The police lack the muscle and will to go after these barons and the Afghan/India supported insurgency has sent things beyond the control of Pasha's men. In Balochistan, the police seem to have become irrelevant due to two serious shortcomings. One is basic lack of training and the other is the reluctance of police officials to serve in the troubled and "hot" province.

Since the government allowed some officers to flout their orders of postings in Balochistan things have degenerated to a point where no one obeys the orders of their posting to Balochistan and those already there are reluctant workers marking time to move out. Therefore, when the government talks about its writ in this province it should also be put in place a uniform policy and then ensure that there was no one however well connected who could violate the laid down policy about postings.

Coming to Sindh, the police is working in the worst conditions that can be described; this is in spite of a thorough professional at the helm of the department. Dichotomy reins supreme in Sindh and that can never allow the spiral in street crime to come down. There is no policy of posting and people have forgotten the term 'tenure' in the province.

The prime minister had a meeting on October 14 and was, so to say, grieved at the state of affairs, particularly in Karachi. Mirza Jahangir scored a moral victory when the prime minister in the presence of the governor and chief minister ordered that all SHOs and SPs must be posted on merit. So far so good, how long the merit will sustain is another question. He also allowed recruitment of another 5000 cops in an effort to "recover" the city from the criminal gangs who at times have the support of powerful politicians. While good persons if posted at vital positions are bound to make a difference, it was the overall policy that mattered the most. And seen in totality of the scene, it was adhocism that ruled the day, the policy that will achieve the objectives of the Police order 2002 seemed to be still far away.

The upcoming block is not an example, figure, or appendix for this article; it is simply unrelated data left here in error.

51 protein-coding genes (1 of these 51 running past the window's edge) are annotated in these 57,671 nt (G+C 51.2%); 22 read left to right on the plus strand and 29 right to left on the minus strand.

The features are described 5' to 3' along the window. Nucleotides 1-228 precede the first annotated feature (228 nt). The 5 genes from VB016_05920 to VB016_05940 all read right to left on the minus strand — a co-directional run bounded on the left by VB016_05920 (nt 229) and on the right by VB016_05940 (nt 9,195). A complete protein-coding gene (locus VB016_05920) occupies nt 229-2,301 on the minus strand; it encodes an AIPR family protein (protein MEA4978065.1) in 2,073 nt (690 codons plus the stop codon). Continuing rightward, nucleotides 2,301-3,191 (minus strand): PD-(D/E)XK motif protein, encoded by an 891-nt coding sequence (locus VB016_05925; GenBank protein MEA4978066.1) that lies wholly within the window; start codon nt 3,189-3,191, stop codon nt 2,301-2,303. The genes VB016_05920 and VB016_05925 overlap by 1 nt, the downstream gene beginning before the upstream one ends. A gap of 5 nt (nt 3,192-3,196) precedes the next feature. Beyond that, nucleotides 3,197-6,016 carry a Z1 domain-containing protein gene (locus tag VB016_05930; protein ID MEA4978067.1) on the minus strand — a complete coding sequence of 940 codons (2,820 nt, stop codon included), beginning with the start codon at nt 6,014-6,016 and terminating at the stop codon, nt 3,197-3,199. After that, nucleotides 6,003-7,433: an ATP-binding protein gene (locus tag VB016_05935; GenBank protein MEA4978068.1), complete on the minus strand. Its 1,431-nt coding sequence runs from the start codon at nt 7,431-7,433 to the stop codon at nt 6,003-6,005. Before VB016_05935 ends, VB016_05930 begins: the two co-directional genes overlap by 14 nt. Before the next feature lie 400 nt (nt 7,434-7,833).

Finally let us see the situation in the most populous province of the country, Punjab. Here the situation is most chaotic, especially in the rural areas where 9 out of 10 people can never depend on police support for protection of their life and property. The province has a well-meaning Inspector General of Police but who seems to be failing to enforce merit and fair play. Again the serious handicap of the police department is the posting policy whereby the most corrupt and therefore inefficient officers are given choice postings. Another serious hurdle is the largesse being distributed among political cronies in the form of reemployment and extensions.

So many directions were received by the police that simply a new section had to be created tasking half a dozen officials to monitor the progress on the directions received by the department from the political bosses in Punjab. In urban areas politicians are calling the shots and mercilessly implicating their political opponents in false cases. This is not possible without the support of the local police.